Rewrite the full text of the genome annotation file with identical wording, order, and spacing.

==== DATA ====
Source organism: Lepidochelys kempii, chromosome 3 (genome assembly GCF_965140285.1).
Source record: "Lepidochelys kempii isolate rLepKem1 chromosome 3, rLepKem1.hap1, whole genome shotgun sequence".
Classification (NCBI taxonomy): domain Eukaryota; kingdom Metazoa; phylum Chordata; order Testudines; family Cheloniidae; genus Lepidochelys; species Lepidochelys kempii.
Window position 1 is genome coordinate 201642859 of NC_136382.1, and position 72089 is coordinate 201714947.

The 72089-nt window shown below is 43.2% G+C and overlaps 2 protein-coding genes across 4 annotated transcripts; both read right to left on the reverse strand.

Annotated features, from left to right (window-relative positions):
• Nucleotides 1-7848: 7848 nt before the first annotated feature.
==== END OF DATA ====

Source organism: Lepidochelys kempii, chromosome 3 (genome assembly GCF_965140285.1).
Source record: "Lepidochelys kempii isolate rLepKem1 chromosome 3, rLepKem1.hap1, whole genome shotgun sequence".
Classification (NCBI taxonomy): domain Eukaryota; kingdom Metazoa; phylum Chordata; order Testudines; family Cheloniidae; genus Lepidochelys; species Lepidochelys kempii.
Window position 1 is genome coordinate 201642859 of NC_136382.1, and position 72089 is coordinate 201714947.

The 72089-nt window shown below is 43.2% G+C and overlaps 2 protein-coding genes across 4 annotated transcripts; both read right to left on the reverse strand.

Annotated features, from left to right (window-relative positions):
• Nucleotides 1-7848: 7848 nt before the first annotated feature.